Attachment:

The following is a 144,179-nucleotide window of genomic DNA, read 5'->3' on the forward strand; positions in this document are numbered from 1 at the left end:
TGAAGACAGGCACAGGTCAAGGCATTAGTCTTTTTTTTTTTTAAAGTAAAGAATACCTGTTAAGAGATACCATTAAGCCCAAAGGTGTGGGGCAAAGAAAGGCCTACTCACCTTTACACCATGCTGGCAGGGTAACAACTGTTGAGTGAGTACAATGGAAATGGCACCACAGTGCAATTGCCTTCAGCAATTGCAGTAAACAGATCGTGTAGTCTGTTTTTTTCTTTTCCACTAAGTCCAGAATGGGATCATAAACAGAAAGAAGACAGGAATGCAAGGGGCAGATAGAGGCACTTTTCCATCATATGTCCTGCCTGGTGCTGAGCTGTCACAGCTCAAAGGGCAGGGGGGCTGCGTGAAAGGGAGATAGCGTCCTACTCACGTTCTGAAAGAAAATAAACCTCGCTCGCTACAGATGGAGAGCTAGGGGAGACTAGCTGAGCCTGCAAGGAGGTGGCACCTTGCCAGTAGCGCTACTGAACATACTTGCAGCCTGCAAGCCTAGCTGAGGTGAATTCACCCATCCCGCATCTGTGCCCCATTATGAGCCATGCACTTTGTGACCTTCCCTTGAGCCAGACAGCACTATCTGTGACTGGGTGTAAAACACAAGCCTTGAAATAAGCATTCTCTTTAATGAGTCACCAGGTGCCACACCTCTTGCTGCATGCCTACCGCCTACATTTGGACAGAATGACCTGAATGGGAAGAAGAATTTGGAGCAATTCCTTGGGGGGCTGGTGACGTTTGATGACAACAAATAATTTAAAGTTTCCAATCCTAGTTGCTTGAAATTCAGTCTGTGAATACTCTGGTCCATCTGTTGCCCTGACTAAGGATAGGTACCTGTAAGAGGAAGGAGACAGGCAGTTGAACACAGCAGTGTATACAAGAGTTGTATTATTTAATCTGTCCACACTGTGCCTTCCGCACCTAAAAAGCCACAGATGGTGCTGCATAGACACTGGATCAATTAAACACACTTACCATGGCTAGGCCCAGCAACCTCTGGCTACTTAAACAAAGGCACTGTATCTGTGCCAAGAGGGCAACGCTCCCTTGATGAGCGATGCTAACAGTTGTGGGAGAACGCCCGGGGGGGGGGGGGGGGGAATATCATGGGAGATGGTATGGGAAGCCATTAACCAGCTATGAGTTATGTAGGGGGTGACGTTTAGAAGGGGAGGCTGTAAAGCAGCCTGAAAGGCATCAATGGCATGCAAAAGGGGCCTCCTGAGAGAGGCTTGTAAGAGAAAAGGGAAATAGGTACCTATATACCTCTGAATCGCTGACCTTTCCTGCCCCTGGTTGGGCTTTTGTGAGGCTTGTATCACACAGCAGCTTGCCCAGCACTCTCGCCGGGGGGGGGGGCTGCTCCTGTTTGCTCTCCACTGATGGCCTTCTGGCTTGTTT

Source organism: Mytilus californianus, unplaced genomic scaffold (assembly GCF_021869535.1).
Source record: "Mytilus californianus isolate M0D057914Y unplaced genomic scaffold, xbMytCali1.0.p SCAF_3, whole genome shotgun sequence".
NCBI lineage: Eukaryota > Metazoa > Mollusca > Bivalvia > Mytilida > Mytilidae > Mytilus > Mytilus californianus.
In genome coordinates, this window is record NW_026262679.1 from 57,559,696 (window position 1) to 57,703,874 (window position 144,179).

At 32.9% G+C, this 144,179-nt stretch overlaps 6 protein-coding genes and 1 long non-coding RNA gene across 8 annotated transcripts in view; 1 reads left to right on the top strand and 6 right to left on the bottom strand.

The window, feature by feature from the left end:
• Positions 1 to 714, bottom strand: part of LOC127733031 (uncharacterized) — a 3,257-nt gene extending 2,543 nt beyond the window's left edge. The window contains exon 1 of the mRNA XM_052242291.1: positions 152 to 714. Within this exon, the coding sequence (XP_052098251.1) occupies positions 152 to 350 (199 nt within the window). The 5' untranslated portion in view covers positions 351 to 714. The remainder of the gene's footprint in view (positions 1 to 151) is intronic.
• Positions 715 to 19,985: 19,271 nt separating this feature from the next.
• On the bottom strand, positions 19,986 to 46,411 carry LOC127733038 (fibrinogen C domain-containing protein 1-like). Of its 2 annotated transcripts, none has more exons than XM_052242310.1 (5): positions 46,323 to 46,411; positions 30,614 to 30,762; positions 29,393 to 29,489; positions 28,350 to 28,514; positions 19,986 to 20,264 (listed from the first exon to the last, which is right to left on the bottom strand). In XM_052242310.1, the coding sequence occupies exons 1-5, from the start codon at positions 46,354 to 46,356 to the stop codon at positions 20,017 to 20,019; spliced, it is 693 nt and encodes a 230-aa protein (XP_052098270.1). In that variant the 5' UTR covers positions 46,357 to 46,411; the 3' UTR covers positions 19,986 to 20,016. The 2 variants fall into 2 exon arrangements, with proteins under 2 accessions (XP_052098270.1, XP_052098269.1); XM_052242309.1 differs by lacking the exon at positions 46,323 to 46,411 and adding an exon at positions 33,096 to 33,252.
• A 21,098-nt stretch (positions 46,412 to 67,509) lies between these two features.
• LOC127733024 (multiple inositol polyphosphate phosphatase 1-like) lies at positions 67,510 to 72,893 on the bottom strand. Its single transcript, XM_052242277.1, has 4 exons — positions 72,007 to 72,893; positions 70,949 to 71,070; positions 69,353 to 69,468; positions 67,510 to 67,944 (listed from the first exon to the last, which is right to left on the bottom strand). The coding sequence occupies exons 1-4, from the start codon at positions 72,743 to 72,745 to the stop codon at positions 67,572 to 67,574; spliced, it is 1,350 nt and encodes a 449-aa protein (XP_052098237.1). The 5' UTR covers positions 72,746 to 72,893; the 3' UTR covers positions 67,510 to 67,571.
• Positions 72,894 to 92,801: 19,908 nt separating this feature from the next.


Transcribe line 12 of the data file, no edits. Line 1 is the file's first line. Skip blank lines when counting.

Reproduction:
• A 21,098-nt stretch (positions 46,412 to 67,509) lies between these two features.